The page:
I Cannot Tell You (Everything) About My Dreams: Reply to Ivanowich and Weisberg

  • Miguel Ángel SebastiánEmail author
Part of the Studies in Brain and Mind book series (SIBM, volume 6)


One of the main problems for the scientific study of consciousness is methodological. At least prima facie, the kind of knowledge we have of our own experiences is direct and not mediated by an inference process. This kind of knowledge contrasts with the kind of knowledge we have of others’ experiences, which relies on the observation of their behavior and their reports.


Conscious Experience Performance Capacity Sensory Cortex Phenomenal Consciousness Alphanumeric Character 
These keywords were added by machine and not by the authors. This process is experimental and the keywords may be updated as the learning algorithm improves.


  1. Block, N. 2007. Consciousness, accessibility, and the mesh between psychology and neuroscience. The Behavioral and Brain Sciences 30: 481548.Google Scholar
  2. Block, N. 2011. Perceptual consciousness overflows cognitive access. Trends in Cognitive Sciences 12: 567575.Google Scholar
  3. Brown, R. 2012. The myth of phenomenological overflow. Consciousness and Cognition 21: 599–604.Google Scholar
  4. Carruthers, P. 2000. Phenomenal consciousness: A naturalistic theory. Cambridge/New York: Cambridge University Press.CrossRefGoogle Scholar
  5. Damasio, A. 2000. The feeling of what happens: Body and emotion in the making of consciousness. Harvest Books.Google Scholar
  6. Dement, W., and W. Kleitman. 1957. The relation of eye movements during sleep to dream activity: An objective method for the study of dreaming. Journal of Experimental Psychology 53: 339–346.CrossRefGoogle Scholar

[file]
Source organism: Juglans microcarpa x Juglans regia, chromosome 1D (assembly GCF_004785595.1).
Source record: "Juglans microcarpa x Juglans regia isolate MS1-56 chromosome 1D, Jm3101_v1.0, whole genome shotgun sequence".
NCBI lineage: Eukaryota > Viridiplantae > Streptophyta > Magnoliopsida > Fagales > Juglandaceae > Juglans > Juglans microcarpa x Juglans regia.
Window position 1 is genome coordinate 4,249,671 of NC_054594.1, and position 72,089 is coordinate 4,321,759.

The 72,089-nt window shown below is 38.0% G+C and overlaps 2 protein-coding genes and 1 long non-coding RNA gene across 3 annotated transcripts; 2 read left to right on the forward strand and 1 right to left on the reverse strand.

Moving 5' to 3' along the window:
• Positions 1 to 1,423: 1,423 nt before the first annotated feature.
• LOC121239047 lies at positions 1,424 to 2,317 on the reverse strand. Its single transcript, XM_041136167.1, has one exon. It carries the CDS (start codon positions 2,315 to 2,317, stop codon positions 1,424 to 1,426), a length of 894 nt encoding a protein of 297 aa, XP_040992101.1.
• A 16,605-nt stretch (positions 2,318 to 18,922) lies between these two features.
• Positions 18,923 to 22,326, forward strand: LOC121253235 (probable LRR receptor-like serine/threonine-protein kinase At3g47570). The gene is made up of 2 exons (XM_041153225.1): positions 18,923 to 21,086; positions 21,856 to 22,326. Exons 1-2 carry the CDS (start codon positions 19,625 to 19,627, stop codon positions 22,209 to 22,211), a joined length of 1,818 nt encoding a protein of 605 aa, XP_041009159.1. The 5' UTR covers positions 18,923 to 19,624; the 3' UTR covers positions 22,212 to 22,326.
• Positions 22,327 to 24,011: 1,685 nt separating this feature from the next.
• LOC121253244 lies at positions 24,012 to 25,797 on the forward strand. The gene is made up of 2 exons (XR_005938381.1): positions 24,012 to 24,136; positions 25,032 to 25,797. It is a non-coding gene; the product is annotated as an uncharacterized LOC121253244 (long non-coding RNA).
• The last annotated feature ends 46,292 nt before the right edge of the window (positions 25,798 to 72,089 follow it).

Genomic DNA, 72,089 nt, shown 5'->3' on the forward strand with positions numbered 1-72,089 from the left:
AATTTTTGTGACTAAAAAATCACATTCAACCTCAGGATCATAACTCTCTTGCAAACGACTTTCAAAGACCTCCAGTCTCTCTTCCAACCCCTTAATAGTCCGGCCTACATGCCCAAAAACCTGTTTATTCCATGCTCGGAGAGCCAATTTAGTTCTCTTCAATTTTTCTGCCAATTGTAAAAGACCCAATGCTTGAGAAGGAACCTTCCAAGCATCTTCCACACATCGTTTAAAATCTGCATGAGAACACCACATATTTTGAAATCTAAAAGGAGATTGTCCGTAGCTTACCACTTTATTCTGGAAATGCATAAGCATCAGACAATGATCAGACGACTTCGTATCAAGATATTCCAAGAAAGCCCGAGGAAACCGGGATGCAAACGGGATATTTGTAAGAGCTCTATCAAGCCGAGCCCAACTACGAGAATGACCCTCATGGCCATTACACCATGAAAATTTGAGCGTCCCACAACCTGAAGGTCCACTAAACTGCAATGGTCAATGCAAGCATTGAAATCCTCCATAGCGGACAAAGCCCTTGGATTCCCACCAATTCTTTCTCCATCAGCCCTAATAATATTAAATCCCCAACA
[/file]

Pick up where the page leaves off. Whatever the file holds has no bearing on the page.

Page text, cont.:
7. Heekeren, H.R., S. Marrett, P.A. Bandettini, and L.G. Ungerleider. 2004. General mechanism for perceptual decision-making in the human brain. Nature 431: 859–862.CrossRefGoogle Scholar
  8. Ivanowich, M. 2014. Commentary on “Not a HOT Dream”. In Consciousness inside and out: Phenomenology, neuroscience, and the nature of experience, ed. Brown Richard, 1–10. Dordrecht: Springer.Google Scholar
  9. Landman, R., Spekreijse, H., and Lamme, V. 2003. Large capacity storage of integrated objects before change blindness. Vision Research 43(2): 149–164.CrossRefGoogle Scholar
  10. Lau, H., and R. Brown. Forthcoming. The emperor’s new phenomenology? The empirical case for conscious experience without first-order representations. In Festschrift for ned block, ed. Adam Pautz and Daniel Stoljar. Cambridge, MA: MIT Press.Google Scholar
  11. Leclair-Visonneau, L., D. Oudiette, B. Gaymard, S. Leu-Semenescu, and I. Arnulf. 2010. Do the eyes scan dream images during rapid eye movement sleep? Evidence from the rapid eye movement sleep behavior disorder model. Brain: A Journal of Neurology 133: 1737–1746.CrossRefGoogle Scholar
  12. Roffwarg, H.P., W.C. Dement, J.N. Muzio, and C. Fisher. 1962. Dream imagery: Relationship to rapid eye movements of sleep. Archives of General Psychiatry 7: 235–258.CrossRefGoogle Scholar
  13. Rosenthal, D.M. 2007. Phenomenological overflow and cognitive access. The Behavioral and Brain Sciences 30: 521–522.CrossRefGoogle Scholar
  14. Sebastián, M.A. 2014. Not a HOT dream. In Consciousness inside and out: Phenomenology, neuroscience, and the nature of experience, 415–432. Dordrecht: Springer.Google Scholar
  15. Sebastian, M.A. Manuscript. Experiential awareness: Do you prefer It to Me?Google Scholar
  16. Sligte, I.G., H.S. Scholte, and V.A.F. Lamme. 2008. Are there multiple visual short-term memory stores? PLoS One 3: 1–9.CrossRefGoogle Scholar
  17. Sperling, G. 1960. The information available in brief visual presentation. Psychological Monographs General and Applied 74(11): 1–29.CrossRefGoogle Scholar
  18. Weisberg, J. 2014. Sweet dreams are made of this? A HOT response to Sebastián. In Consciousness inside and out: Phenomenology, neuroscience, and the nature of experience, 433–443. Dordrecht: Springer.Google Scholar

Copyright information

© Springer Science+Business Media Dordrecht 2014

Authors and Affiliations

  1. 1.Programa de Maestría y Doctorado en Filosofía, Instituto de Investigaciones Filosóficas, UNAM, Circuito Mtro Mario de la CuevaCiudad UniversitariaMéxicoMéxico

Personalised recommendations